In the event of a change in the Operating Partnership’s unsecured debt rating, the interest and facility fee rates will be adjusted in accordance with the following table:

 

Operating Partnership’s

Interest Rate –

 

Unsecured Debt Ratings:

Applicable Basis Points

Facility Fee

S&P Moody’s/Fitch (a)

Above LIBOR

Basis Points




No ratings or less than BBB-/Baa3/BBB-

112.5

25.0

BBB-/Baa3/BBB-

80.0

20.0

BBB/Baa2/BBB (current)

65.0

20.0

BBB+/Baa1/BBB+

55.0

15.0

A-/A3/A- or higher

50.0

15.0

 

 

 

(a)    If the Operating Partnership has debt ratings from two rating agencies, one of which is Standard & Poor’s Rating Services (“S&P”) or Moody’s Investors Service (“Moody’s”), the rates per the above table shall be based on the lower of such ratings. If the Operating Partnership has debt ratings from three rating agencies, one of which is S&P or Moody’s, the rates per the above table shall be based on the lower of the two highest ratings. If the Operating Partnership has debt ratings from only one agency, it will be considered to have no rating or less than BBB-/Baa3/BBB- per the above table.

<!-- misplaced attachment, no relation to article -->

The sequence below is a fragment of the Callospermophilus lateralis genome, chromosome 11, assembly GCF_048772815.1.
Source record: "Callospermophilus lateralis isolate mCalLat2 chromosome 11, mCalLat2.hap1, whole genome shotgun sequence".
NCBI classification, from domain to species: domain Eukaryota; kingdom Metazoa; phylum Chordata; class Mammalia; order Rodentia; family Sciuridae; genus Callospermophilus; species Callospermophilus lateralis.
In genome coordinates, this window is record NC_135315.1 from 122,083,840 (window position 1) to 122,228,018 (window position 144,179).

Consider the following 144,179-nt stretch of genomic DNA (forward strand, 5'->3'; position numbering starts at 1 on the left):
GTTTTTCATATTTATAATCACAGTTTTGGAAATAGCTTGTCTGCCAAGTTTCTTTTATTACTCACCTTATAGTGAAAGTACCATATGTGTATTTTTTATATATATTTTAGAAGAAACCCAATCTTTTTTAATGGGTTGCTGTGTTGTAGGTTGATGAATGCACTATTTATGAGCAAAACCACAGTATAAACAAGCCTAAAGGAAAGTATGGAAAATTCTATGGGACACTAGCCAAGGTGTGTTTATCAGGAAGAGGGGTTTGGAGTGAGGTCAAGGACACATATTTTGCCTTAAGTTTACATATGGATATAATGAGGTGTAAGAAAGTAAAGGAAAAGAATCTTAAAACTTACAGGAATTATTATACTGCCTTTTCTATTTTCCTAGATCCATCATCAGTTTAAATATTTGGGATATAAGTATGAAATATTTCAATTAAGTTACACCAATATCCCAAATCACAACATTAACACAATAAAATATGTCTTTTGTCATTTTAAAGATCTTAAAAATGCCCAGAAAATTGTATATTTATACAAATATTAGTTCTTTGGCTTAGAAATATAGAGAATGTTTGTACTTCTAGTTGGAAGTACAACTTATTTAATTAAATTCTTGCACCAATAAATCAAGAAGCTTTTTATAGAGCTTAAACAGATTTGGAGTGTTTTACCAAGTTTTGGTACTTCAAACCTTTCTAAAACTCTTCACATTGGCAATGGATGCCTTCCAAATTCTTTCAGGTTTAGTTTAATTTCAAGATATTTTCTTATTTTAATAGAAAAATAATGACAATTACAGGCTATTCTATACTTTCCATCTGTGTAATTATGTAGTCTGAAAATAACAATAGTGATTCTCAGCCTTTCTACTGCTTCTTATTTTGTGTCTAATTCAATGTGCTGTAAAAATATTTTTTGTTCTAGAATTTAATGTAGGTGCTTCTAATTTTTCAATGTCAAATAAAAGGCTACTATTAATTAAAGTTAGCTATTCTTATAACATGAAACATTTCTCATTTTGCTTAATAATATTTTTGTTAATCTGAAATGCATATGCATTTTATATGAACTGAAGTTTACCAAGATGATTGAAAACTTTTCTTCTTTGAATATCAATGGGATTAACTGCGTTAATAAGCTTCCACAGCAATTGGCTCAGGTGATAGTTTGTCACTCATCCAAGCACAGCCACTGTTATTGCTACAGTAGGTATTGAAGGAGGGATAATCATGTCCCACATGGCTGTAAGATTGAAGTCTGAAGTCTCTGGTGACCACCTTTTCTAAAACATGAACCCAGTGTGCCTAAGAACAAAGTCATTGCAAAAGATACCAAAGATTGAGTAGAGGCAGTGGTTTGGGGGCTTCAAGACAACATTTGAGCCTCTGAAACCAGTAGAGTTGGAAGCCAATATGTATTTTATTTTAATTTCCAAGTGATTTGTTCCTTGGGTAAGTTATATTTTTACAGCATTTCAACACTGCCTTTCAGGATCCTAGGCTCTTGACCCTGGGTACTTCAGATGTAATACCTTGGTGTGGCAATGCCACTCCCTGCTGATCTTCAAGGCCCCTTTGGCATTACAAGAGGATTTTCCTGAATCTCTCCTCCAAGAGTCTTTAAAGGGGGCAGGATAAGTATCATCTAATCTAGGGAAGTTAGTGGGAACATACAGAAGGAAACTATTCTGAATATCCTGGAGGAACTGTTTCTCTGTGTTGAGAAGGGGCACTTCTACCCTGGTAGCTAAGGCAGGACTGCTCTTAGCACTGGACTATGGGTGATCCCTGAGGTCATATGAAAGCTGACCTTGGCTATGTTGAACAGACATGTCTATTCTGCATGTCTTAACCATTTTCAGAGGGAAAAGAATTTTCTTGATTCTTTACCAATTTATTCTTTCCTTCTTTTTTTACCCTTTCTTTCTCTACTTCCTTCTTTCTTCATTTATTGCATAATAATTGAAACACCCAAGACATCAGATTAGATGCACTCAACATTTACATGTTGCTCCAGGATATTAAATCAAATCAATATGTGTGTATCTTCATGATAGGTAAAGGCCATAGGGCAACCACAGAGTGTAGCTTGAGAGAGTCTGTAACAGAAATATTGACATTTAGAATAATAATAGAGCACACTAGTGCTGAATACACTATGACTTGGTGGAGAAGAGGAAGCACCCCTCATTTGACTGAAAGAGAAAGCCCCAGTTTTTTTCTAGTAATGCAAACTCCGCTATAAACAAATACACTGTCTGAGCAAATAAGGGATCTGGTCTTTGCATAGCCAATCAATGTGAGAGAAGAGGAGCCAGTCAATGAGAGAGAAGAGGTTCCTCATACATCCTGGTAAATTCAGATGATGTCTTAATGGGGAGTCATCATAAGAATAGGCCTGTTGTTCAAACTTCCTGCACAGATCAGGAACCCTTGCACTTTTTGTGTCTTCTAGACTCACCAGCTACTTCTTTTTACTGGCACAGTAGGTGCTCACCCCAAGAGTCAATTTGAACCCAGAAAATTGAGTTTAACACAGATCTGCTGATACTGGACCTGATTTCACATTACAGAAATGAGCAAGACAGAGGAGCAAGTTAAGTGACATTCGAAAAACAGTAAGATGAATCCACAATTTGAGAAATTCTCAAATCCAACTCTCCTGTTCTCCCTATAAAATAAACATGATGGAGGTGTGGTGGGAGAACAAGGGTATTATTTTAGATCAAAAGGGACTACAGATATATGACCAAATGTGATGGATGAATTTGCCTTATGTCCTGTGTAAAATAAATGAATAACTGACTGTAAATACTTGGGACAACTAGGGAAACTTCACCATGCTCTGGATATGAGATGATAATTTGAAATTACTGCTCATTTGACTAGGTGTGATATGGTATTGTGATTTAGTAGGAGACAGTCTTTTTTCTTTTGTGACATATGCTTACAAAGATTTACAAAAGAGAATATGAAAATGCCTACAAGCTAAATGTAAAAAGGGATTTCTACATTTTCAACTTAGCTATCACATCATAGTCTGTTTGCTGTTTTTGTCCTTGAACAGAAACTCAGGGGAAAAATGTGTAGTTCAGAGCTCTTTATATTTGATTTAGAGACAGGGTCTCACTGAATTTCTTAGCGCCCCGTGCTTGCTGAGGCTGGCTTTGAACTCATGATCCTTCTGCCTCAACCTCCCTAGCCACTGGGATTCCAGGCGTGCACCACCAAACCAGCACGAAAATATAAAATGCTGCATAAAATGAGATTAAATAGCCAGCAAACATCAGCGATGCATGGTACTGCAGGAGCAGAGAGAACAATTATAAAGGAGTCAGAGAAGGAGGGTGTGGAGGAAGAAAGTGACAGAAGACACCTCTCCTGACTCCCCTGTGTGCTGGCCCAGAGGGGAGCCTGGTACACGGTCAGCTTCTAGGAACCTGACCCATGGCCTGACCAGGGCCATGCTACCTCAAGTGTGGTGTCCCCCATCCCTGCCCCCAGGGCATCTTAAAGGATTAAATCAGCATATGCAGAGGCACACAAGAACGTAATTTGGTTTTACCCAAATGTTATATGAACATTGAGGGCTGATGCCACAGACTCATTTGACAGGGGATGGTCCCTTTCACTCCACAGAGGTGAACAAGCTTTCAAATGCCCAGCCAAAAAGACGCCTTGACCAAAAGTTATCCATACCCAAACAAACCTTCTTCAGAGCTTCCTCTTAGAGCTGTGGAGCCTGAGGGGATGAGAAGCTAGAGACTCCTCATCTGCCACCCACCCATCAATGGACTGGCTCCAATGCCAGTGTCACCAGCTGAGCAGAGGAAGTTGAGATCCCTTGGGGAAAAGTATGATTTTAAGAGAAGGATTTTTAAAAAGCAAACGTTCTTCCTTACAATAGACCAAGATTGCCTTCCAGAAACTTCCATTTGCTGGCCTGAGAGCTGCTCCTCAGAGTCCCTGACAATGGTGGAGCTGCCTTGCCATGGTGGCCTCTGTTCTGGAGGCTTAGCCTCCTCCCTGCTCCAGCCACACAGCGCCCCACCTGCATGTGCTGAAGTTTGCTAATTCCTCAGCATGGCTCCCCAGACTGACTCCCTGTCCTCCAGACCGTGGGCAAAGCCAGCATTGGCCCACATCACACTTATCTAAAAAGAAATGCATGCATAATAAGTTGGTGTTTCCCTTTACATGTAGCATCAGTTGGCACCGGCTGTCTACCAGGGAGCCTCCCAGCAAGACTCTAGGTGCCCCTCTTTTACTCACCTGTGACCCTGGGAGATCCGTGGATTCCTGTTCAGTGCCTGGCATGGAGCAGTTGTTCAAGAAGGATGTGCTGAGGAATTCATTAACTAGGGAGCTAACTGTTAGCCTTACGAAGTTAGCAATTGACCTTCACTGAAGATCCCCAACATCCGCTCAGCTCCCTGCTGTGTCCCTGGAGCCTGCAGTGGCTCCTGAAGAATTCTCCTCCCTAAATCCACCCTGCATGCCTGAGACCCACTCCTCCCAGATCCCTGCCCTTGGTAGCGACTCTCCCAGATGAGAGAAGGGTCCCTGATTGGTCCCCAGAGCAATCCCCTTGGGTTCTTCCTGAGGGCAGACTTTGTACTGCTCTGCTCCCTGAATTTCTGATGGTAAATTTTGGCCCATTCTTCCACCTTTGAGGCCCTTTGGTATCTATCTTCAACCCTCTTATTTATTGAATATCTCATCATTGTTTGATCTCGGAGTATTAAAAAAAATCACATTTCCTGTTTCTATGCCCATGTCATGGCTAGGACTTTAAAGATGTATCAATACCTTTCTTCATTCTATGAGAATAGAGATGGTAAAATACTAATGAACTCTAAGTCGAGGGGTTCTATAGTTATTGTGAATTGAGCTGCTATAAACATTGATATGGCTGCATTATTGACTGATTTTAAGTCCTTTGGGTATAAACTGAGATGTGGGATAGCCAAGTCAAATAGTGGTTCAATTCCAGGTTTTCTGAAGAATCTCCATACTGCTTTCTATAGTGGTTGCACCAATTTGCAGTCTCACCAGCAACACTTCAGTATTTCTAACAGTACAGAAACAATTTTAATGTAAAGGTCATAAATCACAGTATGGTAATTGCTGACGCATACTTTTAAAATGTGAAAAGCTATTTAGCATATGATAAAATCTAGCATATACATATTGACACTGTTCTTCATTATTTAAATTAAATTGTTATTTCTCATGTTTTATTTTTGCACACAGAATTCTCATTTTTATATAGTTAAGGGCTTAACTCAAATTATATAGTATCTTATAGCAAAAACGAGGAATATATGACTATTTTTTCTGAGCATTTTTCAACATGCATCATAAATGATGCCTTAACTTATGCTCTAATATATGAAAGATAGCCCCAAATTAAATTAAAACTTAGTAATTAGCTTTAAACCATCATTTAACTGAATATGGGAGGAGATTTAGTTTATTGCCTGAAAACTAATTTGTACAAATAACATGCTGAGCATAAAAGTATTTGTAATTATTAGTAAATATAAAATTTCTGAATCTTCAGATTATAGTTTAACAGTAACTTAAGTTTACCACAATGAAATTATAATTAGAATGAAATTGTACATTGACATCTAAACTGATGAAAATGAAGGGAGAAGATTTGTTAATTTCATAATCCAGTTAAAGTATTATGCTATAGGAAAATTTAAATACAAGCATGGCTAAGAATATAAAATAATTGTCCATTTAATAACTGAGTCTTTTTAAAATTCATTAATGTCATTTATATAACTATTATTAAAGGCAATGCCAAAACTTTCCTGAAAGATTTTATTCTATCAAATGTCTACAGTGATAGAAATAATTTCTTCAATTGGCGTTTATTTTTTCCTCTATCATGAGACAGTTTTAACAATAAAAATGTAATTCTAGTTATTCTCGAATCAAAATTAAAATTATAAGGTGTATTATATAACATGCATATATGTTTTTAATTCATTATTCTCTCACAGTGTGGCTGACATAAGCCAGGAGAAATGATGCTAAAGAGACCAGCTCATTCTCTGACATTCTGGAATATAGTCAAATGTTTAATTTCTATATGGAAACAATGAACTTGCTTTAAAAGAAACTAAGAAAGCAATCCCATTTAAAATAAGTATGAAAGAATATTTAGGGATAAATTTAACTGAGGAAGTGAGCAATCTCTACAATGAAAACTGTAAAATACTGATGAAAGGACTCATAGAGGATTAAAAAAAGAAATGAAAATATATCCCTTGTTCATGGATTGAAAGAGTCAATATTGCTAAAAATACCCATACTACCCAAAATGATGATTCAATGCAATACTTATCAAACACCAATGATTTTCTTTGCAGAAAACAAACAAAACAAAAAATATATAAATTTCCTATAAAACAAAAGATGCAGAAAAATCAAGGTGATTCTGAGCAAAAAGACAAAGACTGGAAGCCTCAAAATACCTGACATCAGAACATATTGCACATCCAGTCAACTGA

The terms of the 2004 Unsecured Facility include certain restrictions and covenants which limit, among other things, the payment of dividends (as discussed below), the incurrence of additional indebtedness, the incurrence of liens and the disposition of real estate properties (to the extent that: (i) such property dispositions cause the Company to default on any of the financial ratios of the facility described below, or (ii) the property dispositions are completed while the Company is under an event of default under the facility, unless, under certain circumstances, such disposition is being carried out to cure such default), and which require compliance with financial ratios relating to the maximum leverage ratio, the maximum amount of secured indebtedness, the minimum amount of tangible net worth, the minimum amount of interest coverage, the minimum amount of fixed charge coverage, the maximum amount of unsecured indebtedness, the minimum amount of unencumbered property interest coverage and certain investment limitations. The dividend restriction referred to above provides that, except to enable the Company to continue to qualify as a REIT under the Code, the Company will not during any four consecutive fiscal quarters make distributions with respect to common stock or other common equity interests in an aggregate amount in excess of 90 percent of funds from operations (as defined in the facility agreement) for such period, subject to certain other adjustments.